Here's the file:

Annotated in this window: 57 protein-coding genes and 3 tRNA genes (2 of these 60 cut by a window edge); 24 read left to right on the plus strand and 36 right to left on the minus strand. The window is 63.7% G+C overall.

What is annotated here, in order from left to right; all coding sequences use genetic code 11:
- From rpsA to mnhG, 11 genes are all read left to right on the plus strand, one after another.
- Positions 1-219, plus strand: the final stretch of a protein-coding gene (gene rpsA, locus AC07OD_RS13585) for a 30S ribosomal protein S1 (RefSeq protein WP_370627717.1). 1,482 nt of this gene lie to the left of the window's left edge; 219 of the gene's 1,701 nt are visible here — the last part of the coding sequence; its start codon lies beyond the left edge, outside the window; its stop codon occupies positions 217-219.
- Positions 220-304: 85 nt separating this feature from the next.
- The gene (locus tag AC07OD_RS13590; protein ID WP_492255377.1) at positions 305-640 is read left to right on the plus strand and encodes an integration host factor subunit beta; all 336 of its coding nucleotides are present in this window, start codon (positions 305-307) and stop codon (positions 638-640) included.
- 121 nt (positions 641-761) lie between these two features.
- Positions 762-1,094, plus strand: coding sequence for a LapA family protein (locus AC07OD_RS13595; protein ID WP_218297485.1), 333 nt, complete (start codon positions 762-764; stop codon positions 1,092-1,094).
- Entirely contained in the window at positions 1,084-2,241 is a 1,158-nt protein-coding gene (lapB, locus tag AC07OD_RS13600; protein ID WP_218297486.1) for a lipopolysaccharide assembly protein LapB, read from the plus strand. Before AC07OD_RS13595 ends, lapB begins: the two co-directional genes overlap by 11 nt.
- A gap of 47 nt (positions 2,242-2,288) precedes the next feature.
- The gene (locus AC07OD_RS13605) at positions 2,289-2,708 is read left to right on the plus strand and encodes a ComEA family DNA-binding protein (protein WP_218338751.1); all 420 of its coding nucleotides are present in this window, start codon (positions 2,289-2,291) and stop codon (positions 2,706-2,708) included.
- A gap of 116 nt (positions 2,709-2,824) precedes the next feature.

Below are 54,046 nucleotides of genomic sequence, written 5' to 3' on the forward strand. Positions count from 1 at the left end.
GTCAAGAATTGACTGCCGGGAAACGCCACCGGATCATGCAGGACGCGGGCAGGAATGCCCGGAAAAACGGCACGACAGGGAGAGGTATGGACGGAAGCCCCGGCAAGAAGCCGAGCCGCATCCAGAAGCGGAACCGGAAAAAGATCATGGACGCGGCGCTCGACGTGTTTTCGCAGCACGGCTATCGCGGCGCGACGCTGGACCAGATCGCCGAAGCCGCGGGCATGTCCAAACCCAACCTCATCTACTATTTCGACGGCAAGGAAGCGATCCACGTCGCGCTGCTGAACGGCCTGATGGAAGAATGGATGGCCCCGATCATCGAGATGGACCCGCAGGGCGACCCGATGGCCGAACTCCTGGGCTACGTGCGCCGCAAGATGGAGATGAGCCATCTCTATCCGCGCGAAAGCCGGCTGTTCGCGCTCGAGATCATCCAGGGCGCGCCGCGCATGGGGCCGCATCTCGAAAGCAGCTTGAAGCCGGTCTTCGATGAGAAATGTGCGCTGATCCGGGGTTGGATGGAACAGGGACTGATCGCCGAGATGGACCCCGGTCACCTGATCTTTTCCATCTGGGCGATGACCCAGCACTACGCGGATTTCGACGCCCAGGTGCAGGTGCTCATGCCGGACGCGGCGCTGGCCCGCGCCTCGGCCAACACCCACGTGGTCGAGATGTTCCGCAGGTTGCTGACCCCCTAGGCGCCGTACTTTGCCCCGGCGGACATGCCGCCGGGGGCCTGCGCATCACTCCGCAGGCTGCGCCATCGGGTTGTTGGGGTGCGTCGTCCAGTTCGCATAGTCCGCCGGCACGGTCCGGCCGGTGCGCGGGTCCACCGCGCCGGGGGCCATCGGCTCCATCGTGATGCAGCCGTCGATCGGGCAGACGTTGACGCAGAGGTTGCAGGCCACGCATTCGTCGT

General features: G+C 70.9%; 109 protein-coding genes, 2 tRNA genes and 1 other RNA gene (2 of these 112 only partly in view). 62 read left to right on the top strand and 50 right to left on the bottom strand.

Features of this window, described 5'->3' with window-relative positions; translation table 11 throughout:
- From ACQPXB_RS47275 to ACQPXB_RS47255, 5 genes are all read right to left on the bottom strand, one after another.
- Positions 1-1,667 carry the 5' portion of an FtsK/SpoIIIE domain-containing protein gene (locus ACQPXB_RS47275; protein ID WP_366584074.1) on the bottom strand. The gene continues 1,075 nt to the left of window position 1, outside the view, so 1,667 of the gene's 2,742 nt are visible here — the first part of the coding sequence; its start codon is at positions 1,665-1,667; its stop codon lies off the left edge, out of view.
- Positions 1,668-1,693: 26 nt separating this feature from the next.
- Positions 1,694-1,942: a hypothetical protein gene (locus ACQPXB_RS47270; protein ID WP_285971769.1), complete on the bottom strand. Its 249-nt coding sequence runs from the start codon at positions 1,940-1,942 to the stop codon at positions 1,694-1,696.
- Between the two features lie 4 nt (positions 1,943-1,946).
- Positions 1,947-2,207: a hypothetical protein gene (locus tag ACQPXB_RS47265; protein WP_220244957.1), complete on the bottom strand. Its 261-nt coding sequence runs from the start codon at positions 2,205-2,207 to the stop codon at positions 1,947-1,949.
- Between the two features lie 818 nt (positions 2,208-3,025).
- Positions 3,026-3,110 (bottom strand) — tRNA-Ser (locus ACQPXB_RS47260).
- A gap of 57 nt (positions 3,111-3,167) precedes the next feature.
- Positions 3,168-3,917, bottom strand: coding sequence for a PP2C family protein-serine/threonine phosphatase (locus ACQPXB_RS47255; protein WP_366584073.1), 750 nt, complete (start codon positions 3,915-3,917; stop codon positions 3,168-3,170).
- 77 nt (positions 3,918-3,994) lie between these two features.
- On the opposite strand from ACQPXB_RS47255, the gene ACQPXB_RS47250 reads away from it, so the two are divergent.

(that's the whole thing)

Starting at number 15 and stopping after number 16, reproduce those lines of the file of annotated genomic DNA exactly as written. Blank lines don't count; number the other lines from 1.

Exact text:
General features: G+C 70.9%; 109 protein-coding genes, 2 tRNA genes and 1 other RNA gene (2 of these 112 only partly in view). 62 read left to right on the top strand and 50 right to left on the bottom strand.

Features of this window, described 5'->3' with window-relative positions; translation table 11 throughout: